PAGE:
7 And it came to pass after these things, that his master’s wife cast her eyes upon Joseph; and she said, Lie with me.

8 But he refused, and said unto his master’s wife, Behold, my master wotteth not what is with me in the house, and he hath committed all that he hath to my hand;

9 There is none greater in this house than I; neither hath he kept back any thing from me but thee, because thou art his wife: how then can I do this great wickedness, and sin against God?

10 And it came to pass, as she spake to Joseph day by day, that he hearkened not unto her, to lie by her, or to be with her.

Things had been going well for Joseph in Potiphar’s household, but now trouble began brewing for him once again. In the previous verses we have learned how he gained power and prestige, and also how he was “goodly” and “well favoured.” It is not too shocking, then, that Potiphar’s adulterous wife would single him out for her lust. The phrase that she “cast her eyes upon Joseph” is something that anyone who has been subjected to sexual objectification by another will immediately understand the meaning of. And Potiphar’s wife is the worst sort of predator, not being deterred even when Joseph explicitly tells her that “no,” he doesn’t want anything to do with this.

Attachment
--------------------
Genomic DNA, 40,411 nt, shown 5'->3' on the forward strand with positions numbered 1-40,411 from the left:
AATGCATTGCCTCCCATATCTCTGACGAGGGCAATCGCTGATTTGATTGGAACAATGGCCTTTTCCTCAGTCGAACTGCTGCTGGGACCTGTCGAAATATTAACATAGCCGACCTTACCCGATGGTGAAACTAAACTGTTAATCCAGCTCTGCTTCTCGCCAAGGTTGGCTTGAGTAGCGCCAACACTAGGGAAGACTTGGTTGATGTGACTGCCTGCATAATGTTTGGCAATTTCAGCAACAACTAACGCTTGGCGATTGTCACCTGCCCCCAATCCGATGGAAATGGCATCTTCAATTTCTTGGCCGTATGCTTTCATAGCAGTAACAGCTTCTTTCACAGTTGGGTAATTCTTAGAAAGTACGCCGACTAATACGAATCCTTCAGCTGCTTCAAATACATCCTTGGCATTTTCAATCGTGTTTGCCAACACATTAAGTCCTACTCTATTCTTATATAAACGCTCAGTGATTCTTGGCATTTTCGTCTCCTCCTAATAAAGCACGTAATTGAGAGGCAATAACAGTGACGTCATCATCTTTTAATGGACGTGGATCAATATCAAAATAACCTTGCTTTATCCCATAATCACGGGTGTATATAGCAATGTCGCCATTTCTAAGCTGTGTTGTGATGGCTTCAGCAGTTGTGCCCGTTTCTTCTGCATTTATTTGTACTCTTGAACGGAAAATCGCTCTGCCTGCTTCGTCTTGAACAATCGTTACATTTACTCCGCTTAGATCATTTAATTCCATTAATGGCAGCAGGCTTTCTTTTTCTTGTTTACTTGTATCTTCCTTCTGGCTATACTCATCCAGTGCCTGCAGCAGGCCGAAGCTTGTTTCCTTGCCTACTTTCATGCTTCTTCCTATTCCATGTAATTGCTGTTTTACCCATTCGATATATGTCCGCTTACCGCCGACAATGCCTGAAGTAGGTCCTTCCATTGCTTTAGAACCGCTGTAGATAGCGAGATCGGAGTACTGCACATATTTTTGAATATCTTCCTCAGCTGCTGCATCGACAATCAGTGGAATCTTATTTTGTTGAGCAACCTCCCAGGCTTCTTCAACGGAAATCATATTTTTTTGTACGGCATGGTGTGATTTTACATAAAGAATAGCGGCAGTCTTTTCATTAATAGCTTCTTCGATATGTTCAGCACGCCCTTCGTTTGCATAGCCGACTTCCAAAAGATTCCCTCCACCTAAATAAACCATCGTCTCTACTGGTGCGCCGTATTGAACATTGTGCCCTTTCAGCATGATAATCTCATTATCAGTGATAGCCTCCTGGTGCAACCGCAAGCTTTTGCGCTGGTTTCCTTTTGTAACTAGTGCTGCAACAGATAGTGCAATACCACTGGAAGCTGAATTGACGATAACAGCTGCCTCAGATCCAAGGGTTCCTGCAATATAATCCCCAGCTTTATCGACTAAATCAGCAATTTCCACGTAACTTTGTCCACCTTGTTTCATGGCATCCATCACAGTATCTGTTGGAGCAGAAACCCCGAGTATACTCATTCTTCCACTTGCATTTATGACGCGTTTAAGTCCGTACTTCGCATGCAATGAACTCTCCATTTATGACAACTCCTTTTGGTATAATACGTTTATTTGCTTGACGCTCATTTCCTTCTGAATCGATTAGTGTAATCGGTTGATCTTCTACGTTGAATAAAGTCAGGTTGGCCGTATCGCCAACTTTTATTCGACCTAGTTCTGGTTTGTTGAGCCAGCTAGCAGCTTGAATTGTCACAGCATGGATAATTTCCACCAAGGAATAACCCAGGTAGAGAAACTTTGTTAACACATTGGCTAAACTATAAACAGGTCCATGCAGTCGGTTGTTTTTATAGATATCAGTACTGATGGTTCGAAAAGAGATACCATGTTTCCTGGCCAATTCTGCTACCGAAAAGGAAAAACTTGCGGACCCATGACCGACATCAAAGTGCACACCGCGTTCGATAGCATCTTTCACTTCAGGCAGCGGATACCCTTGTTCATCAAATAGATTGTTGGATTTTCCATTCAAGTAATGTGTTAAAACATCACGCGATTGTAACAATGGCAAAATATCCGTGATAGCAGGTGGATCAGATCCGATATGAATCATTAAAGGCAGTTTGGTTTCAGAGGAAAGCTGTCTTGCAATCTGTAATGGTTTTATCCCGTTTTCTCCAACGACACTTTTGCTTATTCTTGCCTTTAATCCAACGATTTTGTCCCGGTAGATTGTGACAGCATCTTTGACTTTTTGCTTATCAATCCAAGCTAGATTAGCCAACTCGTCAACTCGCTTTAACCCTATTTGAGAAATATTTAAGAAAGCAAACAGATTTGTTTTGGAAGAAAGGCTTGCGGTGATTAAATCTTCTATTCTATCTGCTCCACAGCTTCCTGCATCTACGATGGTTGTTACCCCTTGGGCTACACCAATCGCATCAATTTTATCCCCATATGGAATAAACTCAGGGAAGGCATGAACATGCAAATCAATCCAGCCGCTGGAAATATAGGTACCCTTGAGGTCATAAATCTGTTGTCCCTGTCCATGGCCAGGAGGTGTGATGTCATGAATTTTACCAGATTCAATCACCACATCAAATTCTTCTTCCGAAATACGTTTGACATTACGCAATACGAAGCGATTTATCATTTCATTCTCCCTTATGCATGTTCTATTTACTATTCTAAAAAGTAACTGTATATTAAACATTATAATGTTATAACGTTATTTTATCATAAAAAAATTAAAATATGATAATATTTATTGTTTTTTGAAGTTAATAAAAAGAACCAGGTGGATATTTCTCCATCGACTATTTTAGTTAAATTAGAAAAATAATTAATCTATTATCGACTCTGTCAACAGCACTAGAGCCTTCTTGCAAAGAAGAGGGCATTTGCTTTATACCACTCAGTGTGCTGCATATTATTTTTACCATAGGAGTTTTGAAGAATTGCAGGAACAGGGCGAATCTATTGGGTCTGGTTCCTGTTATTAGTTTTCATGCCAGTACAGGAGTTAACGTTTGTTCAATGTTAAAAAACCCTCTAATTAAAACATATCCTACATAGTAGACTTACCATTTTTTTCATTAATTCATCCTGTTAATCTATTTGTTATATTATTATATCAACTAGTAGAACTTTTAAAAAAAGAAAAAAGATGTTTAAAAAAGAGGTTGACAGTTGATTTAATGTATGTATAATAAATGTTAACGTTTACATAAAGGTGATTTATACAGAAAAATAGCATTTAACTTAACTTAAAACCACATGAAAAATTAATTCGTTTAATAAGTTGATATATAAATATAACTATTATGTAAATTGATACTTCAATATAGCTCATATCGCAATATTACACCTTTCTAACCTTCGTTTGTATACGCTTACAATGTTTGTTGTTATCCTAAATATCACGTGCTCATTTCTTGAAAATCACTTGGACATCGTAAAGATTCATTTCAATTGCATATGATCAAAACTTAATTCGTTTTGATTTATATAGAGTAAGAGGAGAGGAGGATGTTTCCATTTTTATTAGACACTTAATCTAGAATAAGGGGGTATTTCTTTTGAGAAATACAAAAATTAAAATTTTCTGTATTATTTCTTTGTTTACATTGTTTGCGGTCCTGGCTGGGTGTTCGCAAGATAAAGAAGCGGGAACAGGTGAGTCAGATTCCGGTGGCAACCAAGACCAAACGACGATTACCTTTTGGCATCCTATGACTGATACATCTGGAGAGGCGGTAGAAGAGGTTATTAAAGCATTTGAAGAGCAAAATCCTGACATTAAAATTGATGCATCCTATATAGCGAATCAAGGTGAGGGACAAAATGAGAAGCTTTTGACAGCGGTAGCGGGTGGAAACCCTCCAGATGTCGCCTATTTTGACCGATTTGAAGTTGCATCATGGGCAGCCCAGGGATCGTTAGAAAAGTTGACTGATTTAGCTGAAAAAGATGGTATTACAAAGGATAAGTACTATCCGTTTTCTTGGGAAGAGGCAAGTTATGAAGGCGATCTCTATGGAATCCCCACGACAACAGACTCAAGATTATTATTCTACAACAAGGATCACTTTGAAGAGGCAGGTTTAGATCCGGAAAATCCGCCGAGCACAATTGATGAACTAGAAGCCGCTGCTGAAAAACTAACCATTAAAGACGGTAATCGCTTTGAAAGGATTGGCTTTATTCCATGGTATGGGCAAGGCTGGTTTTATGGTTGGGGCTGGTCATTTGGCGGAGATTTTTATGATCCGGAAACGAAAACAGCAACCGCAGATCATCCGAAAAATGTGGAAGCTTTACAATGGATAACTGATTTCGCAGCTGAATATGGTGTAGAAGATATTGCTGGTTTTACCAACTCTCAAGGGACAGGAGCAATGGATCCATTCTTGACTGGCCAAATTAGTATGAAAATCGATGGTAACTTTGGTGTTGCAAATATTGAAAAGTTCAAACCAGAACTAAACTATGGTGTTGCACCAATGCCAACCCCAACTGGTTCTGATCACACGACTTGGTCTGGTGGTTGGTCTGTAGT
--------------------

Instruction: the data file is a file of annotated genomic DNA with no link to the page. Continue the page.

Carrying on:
I find very interesting Joseph’s argument against Potiphar’s wife. At the beginning he mentions the trust that Potiphar has put in him, but at the end it is God’s trust that he invokes as the reason for turning Potiphar’s wife down. Lying with Potiphar’s wife would be a betrayal of Potiphar, would be a betrayal to the teachings of Joseph’s father, would be a betrayal to Joseph’s future wife, yet none of these are the trespass that are greatest in Joseph’s mind. What he asks is “how then can I sin against God?” Clearly Joseph loves his Lord, and he does not want to hurt Him by such an act.

I find very interesting Joseph’s argument against Potiphar’s wife. At the beginning he mentions the trust that Potiphar has put in him, but at the end it is God’s trust that he invokes instead. Yes, lying with Potiphar’s wife would be a betrayal of Potiphar, would be a betrayal to the teachings of Joseph’s father, would be a betrayal to Joseph’s future wife, yet none of these are the trespass that is greatest in Joseph’s mind. What he asks is “how then can I…sin against God?” Clearly Joseph loves God, and does not want to hurt Him by such an act.

Also notice in verse ten that it says Joseph not only rebuked her temptations but went to lengths not “be with her.” This use of “with” is from the Hebrew word עִם, which is used as an adverb or preposition, and means to be physically next to, or to be equal with. Thus, Joseph was avoiding being in the same space as her, or to have a relationship of equal confidence. He knew that she represented trouble for him, and he did all that he could to physically keep that temptation at bay.

Which, as anyone who regularly struggles with temptation knows, is imperative if one is to remain pure. Truly an ounce of prevention is worth a pound of cure. Making the effort to not be tempted in the first place is the best way to ensure you will never fail.

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